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Colorism is a very taboo topic in certain — specifically the African American community.

Although skin tones and complexions don’t determine anything about a person in the grand scheme of things, society has forced many women to feel that they either have to tan or bleach their skin to be beautiful. That was the case for Takara Allen, a 22-year-old makeup artist based in Adelaide, Australia.

Allen was talking to a guy who she’d gone on a Tinder date with when he left the most insensitive, ignorant comment under one of her Instagram photos that she says left her “devastated.” He wrote, “Don’t think I’m a creep and I don’t wanna be offensive or anything but I was just looking [at] your insta photos and just curious, but have you ever thought about bleaching your skin?? You’d look so much prettier if you were whiter!”

But the young beauty didn’t let her shock get in the way of her clap back. She fired back, “Have you ever considered drinking bleach because the world would be so much prettier if you did.” In an interview with the Daily Mail, Allen revealed that the bleaching statement was so hurtful that she cried a lot out of frustration. She stated, “I would never bleach my skin, but I understand why others would feel the need to. There’s so much pressure for people of color like myself to conform to European beauty ideals and standards.”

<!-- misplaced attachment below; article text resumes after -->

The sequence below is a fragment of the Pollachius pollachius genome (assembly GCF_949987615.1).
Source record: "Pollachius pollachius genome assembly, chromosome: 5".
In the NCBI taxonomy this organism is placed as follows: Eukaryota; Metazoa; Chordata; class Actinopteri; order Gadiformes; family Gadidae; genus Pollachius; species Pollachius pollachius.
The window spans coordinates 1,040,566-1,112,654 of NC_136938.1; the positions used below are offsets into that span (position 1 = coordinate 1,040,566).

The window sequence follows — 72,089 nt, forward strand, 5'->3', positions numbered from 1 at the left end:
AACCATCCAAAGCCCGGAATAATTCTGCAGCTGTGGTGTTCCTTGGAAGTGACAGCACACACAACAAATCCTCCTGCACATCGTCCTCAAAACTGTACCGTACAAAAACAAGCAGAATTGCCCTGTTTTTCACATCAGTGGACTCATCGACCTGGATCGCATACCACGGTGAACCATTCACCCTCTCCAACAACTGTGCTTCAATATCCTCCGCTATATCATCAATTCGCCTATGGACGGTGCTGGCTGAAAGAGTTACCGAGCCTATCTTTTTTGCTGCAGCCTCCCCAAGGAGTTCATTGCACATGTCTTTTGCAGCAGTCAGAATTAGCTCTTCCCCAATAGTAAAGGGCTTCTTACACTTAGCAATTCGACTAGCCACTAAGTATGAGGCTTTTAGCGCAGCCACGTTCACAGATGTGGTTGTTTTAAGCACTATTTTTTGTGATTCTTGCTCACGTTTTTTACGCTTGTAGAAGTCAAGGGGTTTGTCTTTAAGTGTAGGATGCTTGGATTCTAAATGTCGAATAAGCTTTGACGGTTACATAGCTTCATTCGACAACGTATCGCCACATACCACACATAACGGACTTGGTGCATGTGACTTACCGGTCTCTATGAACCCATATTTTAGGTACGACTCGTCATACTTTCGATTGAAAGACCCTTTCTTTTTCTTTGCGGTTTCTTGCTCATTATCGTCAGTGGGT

The makeup artist also took to Facebook to share her feelings about colorism, saying, “I’ve grown up hearing ‘You’d be prettier if you were lighter’ and ‘You’re pretty for a black girl,’ as if black women are just generally unattractive, and so it’s a surprise when one of us is. Not to mention the fact that as a mixed race woman people are constantly hitting me with the ‘but you’re so pretty, what are you mixed with?’ bullshit when I simply say ‘I’m black’. As if black can’t be beautiful on it’s [sic] own and that I should be grateful to be mixed with something because whatever I’m mixed with makes the black ‘okay’ all of a sudden.”

Allen says that she accepts and acknowledges that she’s “benefiting to an extent from white privilege because I am light-skinned.” Luckily for Takara Allen, she has the knowledge and confidence not to allow someone else’s idea of beauty to stop her glow.

Take note, ladies.

Source: Daily Mail

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